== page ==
CD: It’s very important for me to create strong women characters, to break through social barriers and expectations that hold women back. Sometimes I worry when I’m writing a character or situation like that. Sometimes I am afraid of the backlash. But I write those things anyway, because it’s important that they should be done. I think my many years of volunteering in the field of domestic violence have made me feel strongly about such issues.
JB: In your poem “Indian Movie, New Jersey,” you’re able to marvelously capture the feeling of what it means to come home to one’s culture, and how sometimes we forget the beauty that exists in our culture because we’re either ashamed or disconnected.
The sex-goddess switches
to thickened English to emphasize
a joke. We laugh and clap. Here
we need not to be embarrassed
by mispronounced phrases
dropping like hot lead into foreign ears.
The flickering movie light
wipes from our faces years of America,
sons who want mohawks and refuse
to run the family store, daughters who date
on the sly. – from “Indian Movie, New Jersey“
As a bilingual writer in western society, have you ever felt pressured to write like a westerner? In other words, did you ever feel as if you had to conform and only write about the American culture?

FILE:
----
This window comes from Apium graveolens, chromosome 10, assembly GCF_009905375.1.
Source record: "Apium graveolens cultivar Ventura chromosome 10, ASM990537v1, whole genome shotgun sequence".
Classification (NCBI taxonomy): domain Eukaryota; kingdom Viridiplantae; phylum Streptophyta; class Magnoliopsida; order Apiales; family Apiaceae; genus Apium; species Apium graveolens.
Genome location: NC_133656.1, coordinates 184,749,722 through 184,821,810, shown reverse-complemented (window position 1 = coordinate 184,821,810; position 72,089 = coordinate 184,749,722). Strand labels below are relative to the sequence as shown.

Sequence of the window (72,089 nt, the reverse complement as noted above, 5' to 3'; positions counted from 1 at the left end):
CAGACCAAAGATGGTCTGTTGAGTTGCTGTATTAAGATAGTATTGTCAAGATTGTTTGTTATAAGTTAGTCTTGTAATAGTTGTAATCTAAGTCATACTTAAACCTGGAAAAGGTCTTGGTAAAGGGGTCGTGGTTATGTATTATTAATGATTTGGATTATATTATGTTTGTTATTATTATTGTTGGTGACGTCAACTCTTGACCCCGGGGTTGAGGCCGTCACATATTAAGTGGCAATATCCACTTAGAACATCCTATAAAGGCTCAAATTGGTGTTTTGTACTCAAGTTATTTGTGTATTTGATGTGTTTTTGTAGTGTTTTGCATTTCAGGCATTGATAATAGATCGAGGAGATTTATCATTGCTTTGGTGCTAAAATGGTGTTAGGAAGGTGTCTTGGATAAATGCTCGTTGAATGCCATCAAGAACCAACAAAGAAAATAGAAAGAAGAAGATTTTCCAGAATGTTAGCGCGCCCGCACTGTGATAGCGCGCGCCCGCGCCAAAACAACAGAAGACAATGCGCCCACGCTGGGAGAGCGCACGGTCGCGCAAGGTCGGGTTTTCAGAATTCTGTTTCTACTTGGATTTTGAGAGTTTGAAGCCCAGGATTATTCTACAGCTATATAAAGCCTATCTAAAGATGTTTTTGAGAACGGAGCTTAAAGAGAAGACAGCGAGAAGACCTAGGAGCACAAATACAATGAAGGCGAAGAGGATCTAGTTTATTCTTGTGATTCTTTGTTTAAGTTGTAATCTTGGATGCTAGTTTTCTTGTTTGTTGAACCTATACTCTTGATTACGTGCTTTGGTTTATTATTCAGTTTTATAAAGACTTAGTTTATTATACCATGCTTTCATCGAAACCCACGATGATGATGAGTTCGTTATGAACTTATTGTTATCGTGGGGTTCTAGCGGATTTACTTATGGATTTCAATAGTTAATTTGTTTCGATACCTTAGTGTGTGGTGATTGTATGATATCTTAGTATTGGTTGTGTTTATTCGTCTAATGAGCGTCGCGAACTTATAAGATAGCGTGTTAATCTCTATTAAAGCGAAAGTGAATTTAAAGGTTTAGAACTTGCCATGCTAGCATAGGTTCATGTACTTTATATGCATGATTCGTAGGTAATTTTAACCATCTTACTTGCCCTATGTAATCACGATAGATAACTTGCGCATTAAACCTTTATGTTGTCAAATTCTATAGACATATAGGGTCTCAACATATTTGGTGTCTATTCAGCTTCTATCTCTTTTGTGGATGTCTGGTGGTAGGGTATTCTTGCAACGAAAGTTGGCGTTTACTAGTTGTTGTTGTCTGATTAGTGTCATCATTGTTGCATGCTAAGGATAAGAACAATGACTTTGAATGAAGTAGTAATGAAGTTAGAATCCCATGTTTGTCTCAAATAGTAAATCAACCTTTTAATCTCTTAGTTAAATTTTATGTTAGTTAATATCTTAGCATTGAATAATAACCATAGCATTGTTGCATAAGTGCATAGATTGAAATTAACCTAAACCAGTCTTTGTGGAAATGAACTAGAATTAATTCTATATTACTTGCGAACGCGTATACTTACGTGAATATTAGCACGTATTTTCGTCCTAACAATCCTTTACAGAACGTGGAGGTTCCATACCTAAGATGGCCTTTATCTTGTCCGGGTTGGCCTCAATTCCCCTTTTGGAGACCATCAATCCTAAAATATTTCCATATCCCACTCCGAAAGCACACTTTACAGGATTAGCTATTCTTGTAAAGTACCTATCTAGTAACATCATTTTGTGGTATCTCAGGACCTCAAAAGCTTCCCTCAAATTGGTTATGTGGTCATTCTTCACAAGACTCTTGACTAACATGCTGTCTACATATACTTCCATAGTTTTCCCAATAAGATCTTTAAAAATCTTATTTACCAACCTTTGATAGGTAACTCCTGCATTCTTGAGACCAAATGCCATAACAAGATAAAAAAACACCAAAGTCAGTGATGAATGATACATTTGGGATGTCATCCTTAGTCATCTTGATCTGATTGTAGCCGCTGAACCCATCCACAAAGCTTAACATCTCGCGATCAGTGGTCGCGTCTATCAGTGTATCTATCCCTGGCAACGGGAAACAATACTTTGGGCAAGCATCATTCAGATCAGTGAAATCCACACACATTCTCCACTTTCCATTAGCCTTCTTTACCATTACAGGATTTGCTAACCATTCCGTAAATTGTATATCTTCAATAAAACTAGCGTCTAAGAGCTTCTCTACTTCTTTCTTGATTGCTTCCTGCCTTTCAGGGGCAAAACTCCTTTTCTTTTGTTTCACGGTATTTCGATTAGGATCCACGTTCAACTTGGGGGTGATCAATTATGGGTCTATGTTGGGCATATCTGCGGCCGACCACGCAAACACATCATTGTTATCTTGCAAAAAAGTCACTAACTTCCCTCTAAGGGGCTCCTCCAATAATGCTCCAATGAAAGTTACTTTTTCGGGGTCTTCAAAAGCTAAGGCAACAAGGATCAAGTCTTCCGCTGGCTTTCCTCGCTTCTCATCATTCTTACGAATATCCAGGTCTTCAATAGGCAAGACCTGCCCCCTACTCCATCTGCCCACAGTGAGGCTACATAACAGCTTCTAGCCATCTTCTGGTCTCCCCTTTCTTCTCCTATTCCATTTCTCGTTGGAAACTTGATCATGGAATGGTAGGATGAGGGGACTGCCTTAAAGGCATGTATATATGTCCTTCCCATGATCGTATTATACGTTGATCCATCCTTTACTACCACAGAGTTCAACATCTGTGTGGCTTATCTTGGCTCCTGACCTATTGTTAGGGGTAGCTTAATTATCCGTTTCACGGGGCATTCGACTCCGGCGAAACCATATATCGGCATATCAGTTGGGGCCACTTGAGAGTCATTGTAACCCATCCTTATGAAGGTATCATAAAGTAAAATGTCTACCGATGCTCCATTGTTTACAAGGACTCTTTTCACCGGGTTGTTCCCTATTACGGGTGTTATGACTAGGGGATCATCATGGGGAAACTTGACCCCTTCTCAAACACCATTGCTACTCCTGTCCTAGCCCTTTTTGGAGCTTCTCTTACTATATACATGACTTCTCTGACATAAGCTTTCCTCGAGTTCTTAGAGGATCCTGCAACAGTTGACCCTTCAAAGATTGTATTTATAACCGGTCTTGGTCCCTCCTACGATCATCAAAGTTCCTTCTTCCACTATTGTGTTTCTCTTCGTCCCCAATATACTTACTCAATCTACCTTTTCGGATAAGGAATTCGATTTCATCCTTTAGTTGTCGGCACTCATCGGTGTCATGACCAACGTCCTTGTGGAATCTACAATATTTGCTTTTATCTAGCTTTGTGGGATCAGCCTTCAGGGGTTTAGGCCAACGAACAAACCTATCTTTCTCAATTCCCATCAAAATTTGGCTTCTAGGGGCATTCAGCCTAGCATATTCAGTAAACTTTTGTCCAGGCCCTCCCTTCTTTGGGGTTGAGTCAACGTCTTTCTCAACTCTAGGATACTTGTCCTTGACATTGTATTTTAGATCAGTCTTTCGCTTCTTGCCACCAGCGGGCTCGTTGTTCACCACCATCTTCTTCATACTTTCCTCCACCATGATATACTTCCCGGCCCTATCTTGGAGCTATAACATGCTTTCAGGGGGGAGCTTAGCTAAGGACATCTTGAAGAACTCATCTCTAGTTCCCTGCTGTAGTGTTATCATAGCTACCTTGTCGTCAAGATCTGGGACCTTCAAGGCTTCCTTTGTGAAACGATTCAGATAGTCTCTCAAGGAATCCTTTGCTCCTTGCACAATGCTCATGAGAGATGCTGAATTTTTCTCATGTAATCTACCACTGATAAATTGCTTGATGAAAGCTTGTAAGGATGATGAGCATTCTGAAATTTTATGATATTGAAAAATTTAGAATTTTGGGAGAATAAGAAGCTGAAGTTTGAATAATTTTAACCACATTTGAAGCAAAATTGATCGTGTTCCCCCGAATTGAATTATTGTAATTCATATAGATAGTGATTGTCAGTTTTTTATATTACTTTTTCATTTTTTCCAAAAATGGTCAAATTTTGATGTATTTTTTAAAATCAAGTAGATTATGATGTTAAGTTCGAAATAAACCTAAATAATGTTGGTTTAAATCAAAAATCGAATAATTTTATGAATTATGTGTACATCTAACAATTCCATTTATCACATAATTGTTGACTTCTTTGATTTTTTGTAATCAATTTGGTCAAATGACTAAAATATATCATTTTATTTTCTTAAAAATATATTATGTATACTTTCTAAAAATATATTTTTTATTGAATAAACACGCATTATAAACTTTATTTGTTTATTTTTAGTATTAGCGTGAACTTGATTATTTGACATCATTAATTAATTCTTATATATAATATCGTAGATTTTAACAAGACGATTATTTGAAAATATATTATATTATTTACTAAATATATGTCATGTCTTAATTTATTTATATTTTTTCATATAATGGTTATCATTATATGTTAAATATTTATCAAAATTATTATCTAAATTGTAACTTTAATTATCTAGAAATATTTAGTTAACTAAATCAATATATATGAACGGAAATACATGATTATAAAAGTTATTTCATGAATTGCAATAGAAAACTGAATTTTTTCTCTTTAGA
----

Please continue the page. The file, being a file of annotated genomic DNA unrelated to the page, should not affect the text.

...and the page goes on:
CD: Sometimes, in my early years, I felt that kind of pressure. People would say, we can’t relate to what you’re writing. We don’t understand it. But I always took that as a challenge to write a better story, something so good that it would pull everyone into it.
JB: What message can you give to those who wish to express their artistic talents, but are too afraid to push past the cultural and traditional norms they’ve been raised to follow?
CD: If you want to be an artist, you must be brave. Keep pushing. Give your all to your art. At first it will be hard. Then beautiful things will begin to happen. That’s how it was for me.
JB: If you were stranded on a deserted island and could pick one book, one character from your books, and one famous author of your choice to bring along, who and what would you bring?
CD: I would pick Panchaali from Palace of Illusions. She’s a strong character, always full of surprises. And a survivor. I might choose Jane Austen. I really like her dry humor.
JB: Lastly, can you give us a sneak peek of your workshop “Powerful Methods for Engaging Readers of Fiction“?
CD: I will be sharing several writing techniques that I believe can help writers bring their stories to life and entice readers into their fictional world.
In addition to her participation in WordSpring 2016, on Saturday, April 23rd, Divakaruni will also be giving a reading Friday, April 22. For more information visit: buttewordspring.org.
We will have more interviews with WordSpring presenters over the weekend, so come back by if you’re looking for writing inspiration, or if you’re deciding which of the seventeen WordSpring 2016 workshops to attend.